10 Tips for Developing an Effective Business Backup Strategy


Business Security

How robust backup practices can help increase resilience and improve cyber hygiene in your business

Prevention is better than cure: 10 tips for developing an effective business backup strategy

Could your business survive if its most critical data stores were suddenly encrypted or erased by cybercriminals? This is the worst-case scenario that many organizations have found themselves in because of ransomware. But there are also many other scenarios that could create serious commercial risk for companies.

To mark Cybersecurity Awareness Month (CSAM), we looked at how individuals and businesses who not preparing prepare to fail. Today we’re going to dig a little deeper into one particular aspect of how businesses can help build resilience and improve cyber hygiene.

Have a saved copy of this data ready to restore is a safety net that many don’t consider until it’s too late. And even those with backups may be managing them in ways that continue to expose the organization to risk. Indeed, backups can also be a target.

Why do you need backups?

Ransomware may have done more to raise awareness about data backups than any other cyber threat. The prospect of malware designed to encrypt all company data, including connected backups, has caused companies to invest in mitigation measures. in mass. And it seems to work. According to a estimatethe share of victims who pay their extortionists fell from 85% in Q1 2019 to just 35% in Q4 2022. As ransomware remains a disproportionate problem for SMEsthe threat of external hackers remains a major driver for backups.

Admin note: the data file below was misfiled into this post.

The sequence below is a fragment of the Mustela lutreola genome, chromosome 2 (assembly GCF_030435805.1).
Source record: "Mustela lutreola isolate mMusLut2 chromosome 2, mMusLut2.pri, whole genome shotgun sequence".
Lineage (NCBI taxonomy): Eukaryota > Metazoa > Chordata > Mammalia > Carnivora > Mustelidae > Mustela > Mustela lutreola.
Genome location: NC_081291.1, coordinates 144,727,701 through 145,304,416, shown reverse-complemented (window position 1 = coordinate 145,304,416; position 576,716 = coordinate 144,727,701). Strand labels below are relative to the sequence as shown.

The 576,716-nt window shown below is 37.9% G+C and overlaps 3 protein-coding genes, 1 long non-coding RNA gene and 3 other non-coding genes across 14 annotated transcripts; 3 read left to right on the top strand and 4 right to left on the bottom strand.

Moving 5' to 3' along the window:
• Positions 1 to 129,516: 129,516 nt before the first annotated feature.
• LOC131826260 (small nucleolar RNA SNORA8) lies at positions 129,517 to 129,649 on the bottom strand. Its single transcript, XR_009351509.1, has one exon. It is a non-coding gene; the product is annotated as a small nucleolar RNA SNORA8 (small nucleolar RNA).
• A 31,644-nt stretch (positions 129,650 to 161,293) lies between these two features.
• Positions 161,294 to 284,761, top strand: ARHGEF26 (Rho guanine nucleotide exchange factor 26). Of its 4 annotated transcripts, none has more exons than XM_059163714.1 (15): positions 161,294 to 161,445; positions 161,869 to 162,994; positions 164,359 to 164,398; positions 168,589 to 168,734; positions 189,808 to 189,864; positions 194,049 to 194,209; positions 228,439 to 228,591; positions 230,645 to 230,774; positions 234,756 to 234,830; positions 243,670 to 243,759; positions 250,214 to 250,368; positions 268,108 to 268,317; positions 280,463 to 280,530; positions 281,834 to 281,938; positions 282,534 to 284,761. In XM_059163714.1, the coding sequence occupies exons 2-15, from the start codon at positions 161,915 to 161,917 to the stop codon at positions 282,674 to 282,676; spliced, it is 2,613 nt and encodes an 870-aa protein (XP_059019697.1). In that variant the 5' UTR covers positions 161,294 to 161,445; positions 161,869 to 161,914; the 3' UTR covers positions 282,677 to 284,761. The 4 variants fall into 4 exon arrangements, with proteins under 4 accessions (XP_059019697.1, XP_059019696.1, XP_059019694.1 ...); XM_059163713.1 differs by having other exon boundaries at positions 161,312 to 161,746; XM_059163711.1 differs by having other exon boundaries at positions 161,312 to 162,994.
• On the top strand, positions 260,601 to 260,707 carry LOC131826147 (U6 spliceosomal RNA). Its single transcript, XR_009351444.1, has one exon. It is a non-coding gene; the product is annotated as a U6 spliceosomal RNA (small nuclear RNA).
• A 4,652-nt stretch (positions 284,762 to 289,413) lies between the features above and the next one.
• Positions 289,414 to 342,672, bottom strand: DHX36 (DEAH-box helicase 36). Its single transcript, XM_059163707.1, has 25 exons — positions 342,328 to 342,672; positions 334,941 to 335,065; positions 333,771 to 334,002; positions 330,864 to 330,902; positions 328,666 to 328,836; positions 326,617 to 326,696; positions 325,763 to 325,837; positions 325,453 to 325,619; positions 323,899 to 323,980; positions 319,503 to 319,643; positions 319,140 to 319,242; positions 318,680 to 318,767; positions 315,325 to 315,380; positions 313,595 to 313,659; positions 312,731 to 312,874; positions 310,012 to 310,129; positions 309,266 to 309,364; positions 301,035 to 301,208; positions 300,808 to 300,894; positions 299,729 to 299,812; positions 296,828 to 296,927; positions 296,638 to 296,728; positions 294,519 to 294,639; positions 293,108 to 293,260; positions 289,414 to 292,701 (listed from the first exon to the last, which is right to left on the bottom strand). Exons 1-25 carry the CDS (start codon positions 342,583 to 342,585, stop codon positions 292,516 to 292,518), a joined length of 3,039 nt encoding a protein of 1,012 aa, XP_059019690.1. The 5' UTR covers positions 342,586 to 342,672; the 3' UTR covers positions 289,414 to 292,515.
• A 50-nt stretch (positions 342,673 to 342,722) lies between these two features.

However, it is not the only one. Consider the following risks, which backups can help mitigate:

  • Destructive data extortion attacks, driven in part by the cybercrime-as-a-service ecosystem, in which data is exfiltrated and drives encrypted before a ransom is demanded. ESET Threat Report for September – December 2022 have discovered the use of increasingly destructive tactics, such as deploying wipers that mimic ransomware and encrypt the victim’s data without the intention of providing the decryption key.
  • Accidental deletion of data by employees remains a challenge, especially when sensitive data is saved on personal devices that do not back it up. These devices could also be lost or stolen.
  • Physical threats: Floods, fires and other natural disasters can destroy offices and data centersmaking it doubly important to store a separate copy of sensitive data in another geographic location.
  • Compliance and audit requirements are becoming increasingly onerous. Failure to produce the information your business requires could result in fines and other punitive measures.

Pricing is difficult, but failing to back up according to best practices could be a costly mistake. The average ransomware payout in Q4 2022 exceeded $400,000. But there are many other direct and indirect costs to consider, both financial and reputational.

How can I achieve this?

Best practice backup strategy doesn’t have to be a black box. Consider the following 10 ways to succeed: